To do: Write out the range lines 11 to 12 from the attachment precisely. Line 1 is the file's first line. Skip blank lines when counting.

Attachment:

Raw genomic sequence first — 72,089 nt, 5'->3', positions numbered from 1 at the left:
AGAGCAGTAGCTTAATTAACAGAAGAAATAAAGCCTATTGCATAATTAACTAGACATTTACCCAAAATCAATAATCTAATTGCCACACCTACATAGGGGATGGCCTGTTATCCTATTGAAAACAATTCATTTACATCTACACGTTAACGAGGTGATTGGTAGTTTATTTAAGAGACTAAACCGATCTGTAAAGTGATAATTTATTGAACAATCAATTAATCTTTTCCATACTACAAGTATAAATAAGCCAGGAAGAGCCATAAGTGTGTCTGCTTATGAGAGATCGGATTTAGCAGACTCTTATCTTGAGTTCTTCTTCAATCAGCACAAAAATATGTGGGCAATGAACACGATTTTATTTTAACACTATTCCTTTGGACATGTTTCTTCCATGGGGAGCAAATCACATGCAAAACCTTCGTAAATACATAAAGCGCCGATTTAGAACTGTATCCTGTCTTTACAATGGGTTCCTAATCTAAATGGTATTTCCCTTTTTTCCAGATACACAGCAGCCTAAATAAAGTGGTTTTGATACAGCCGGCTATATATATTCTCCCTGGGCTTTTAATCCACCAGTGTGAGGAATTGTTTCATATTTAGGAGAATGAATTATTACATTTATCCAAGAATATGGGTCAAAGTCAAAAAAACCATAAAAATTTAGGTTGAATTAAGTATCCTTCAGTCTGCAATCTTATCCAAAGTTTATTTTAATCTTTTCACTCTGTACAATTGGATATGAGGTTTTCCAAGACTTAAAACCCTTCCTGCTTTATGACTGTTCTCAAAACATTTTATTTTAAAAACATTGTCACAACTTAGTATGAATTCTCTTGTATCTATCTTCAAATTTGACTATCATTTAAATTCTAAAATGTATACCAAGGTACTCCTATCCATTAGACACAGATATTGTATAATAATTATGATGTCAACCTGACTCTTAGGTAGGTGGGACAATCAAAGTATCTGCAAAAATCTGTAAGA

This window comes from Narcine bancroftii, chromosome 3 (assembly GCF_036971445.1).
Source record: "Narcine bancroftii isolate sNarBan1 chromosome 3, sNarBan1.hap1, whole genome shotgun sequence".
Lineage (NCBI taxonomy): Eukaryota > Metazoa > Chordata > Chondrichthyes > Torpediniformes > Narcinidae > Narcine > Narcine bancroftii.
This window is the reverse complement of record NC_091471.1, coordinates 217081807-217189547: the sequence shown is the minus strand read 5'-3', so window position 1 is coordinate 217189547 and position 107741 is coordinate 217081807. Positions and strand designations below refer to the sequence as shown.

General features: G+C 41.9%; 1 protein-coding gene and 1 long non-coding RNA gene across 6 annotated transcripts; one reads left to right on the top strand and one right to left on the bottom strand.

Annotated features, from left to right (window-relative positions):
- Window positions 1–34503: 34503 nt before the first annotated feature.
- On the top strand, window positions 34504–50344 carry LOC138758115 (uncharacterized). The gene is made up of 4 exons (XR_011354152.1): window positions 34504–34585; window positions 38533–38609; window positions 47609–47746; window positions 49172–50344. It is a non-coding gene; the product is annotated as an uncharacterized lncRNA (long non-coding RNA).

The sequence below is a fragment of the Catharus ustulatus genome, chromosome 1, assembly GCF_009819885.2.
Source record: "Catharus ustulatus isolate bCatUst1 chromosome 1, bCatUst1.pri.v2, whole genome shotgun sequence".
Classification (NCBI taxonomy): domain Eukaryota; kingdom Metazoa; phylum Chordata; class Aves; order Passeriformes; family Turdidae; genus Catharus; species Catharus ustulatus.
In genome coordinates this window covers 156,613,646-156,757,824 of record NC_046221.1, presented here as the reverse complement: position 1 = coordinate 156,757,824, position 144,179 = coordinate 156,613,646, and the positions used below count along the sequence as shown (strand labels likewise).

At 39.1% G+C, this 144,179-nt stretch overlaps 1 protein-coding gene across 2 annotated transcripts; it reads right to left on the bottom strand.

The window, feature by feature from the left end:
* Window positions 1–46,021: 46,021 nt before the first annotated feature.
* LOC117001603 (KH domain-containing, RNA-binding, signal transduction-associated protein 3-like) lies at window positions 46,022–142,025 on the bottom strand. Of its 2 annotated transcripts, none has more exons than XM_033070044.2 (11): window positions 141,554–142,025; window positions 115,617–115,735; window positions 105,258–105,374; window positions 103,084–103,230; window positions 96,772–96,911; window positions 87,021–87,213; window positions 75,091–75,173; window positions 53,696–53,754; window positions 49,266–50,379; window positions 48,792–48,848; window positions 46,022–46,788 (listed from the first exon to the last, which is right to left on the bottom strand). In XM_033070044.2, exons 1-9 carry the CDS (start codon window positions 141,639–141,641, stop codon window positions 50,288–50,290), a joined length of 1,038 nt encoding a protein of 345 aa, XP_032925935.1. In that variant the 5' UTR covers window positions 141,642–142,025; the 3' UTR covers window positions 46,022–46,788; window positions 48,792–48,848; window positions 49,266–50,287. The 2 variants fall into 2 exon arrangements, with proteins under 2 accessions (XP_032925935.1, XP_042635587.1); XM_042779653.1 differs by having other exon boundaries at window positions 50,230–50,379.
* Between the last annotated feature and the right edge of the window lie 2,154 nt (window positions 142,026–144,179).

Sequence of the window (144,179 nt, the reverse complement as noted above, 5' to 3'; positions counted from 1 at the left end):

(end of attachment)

The sequence below is a fragment of the Catharus ustulatus genome, chromosome 1, assembly GCF_009819885.2.
Source record: "Catharus ustulatus isolate bCatUst1 chromosome 1, bCatUst1.pri.v2, whole genome shotgun sequence".